Listening #167: Auditorium 23 Hommage Cinema loudspeaker
Those speakers have included some popular models, such as Auditorium 23's Rondo and Solovox models, both built around full-range drivers from the French company Phy-HP. Yet Aschenbrennerwho, for years, listened at home to a pair of vintage Western Electric 555 field-coil compression drivers loaded with large, ungainly hornshas continued his efforts to design new speakers that, in his words, help the listener "rediscover the qualities of the amplifiers that Ken Shindo was making." It's worth noting that the amplifier designs of the late Ken Shindo, and those of his son Takashi Shindo, are uncompromising in that they're suited only for very efficient loudspeakers. (With few exceptions, the output sections of all Shindo amps are optimized for 16-ohm loads.)
Somewhere along the lineperhaps 10 or so years agoAschenbrenner hit on the idea of a speaker that could combine his preferred 555 compression driver with a modern horn of more modest size, supplemented with similarly efficient bass and treble drivers. That concept now exists as the Auditorium 23 Hommage Cinema loudspeaker ($49,995/pair without field-coil power supply), but to get there required a great deal of work and more than a little luck. "When people would ask me what I am listening to at home, I would be very open and honest. [But] it was my dream to make something like the Cinema, with a very long horn."
Hoping to find a substitute for the exceedingly rare and expensive Western Electric 555even broken samples go for $5000 and up apiece, while functioning 555s with original diaphragms have become nearly impossible to findAschenbrenner turned to his and Shindo's US distributor, Jonathan Halpern, of Tone Imports. In 2010, Halpern had just signed on as the US distributor for the Chinese manufacturer Line Magnetic, which in turn announced that they would manufacture a faithful replica of the 555, to sell for $4950/pair. Although other companies have made compression drivers that were similar to the 555, and some now make 555 replicas of their ownthe latter including the respected Japanese brand GIP and at least one or two othersLine Magnetic's 555 replicas would be the first to be offered commercially.
As Aschenbrenner told me, "In 2011, when Line Magnetic came on the market, we decided to try [to make a speaker that uses their 555], thinking, Well, if it's a failure, it's a failure." He then enlisted the help of physicist Uwe Meyer, his design partner on other loudspeaker projects, and set to work. They came up with a folded midrange horn that's over 43" long, yet is contained within an area just 19" deep. The Line Magnetic 555 driver is fastened to the horn's throat by means of a cast-bronze coupler shaped at an angle of 80°. This hands off to the first of three wooden horn segments, starting at a cross-section of approximately 1" and exponentially increasing in size. A 180° bend leads to the second horn segment, which leads, through another 180° bend, to the third and final segment, the mouth of which is 15" wide and 15.5" high. The horn itself is made entirely by hand, mostly of European spruce, with select hardwoods used for some parts. According to Meyer, "the ratio of heavy to light woods and the thickness of all materials had been proved to be very important" to the sound. All surfaces of the horn are given what appears to be a hand-rubbed oil finish. (When I unpacked the Cinemas, the first thing I noticed was the distinct, pleasant aroma of linseed oil.)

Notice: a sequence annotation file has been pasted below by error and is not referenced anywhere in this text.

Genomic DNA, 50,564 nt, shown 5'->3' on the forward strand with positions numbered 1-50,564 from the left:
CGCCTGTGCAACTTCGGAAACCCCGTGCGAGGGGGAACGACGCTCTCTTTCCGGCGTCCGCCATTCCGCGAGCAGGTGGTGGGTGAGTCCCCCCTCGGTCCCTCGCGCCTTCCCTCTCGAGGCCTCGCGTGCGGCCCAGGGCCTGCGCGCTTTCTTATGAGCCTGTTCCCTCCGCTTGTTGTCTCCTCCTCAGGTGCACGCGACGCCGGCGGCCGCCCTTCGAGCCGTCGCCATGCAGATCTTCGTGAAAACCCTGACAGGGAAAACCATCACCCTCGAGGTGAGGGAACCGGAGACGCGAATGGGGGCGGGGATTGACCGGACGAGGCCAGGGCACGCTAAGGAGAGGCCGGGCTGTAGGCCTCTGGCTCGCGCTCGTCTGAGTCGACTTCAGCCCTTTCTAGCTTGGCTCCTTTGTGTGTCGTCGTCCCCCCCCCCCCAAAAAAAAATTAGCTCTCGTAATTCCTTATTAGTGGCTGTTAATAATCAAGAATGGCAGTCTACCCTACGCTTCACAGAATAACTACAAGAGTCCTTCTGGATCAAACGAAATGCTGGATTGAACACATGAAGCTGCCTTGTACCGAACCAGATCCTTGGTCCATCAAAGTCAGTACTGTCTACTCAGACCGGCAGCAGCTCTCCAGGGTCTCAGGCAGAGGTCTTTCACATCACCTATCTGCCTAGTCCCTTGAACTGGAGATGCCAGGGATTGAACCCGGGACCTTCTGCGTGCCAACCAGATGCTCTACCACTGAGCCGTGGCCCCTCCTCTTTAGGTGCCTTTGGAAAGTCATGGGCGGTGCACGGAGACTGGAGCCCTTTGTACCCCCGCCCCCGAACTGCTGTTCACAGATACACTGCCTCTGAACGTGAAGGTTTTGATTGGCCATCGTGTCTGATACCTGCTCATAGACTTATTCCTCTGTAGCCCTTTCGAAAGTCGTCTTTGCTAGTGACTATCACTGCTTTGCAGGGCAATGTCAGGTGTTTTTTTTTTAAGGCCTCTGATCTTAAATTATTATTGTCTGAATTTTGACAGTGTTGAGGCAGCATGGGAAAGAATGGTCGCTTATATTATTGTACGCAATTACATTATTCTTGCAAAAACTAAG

The result is a horn that, in combination with the 555 compression driver, has an effective range of 200Hz7kHz. As for the Line Magnetic driver itself, Aschenbrenner praises its unit-to-unit consistencyin contrast to the original, no two of which seem to sound exactly the sameand its sound quality in absolute terms: "I have four original Western Electric 555s. Now they are on the shelf."
Looking at the Hommage Cinema from the side, you could be forgiven for thinking that its 555 driver is loaded with a single-segment, unfolded horn: Most of the bronze coupler and all of the horn's first two segments are concealed within a wooden tray whose tapered sides are shaped to match the curves of the visible portion of the horn. The tray, which is covered with thin padding and fabric, gives the horn a flat bottom, to which are fastened four bronze feet, each 1.5" in diameter, with hollow centers and stiff felt washers. The feet fit neatly atop four corresponding pegs built into the top of the Cinema's bass cabinet, which measures 27.5" high by 14.75" wide by 16.5" deep. (The bass cabinet is supported by four adjustable feetsimilar to but larger than the midrange horn's bronze-and-felt feetthat add about 2" to the speaker's overall height.) Much of the bass enclosure is upholstered in the same manner as the base of the midrange horn, although on portions of the front and rear surfaces, there's no wooden structure immediately behind the fabric: in these areas, the Hommage Cinema's bass cabinet appears to be an open design.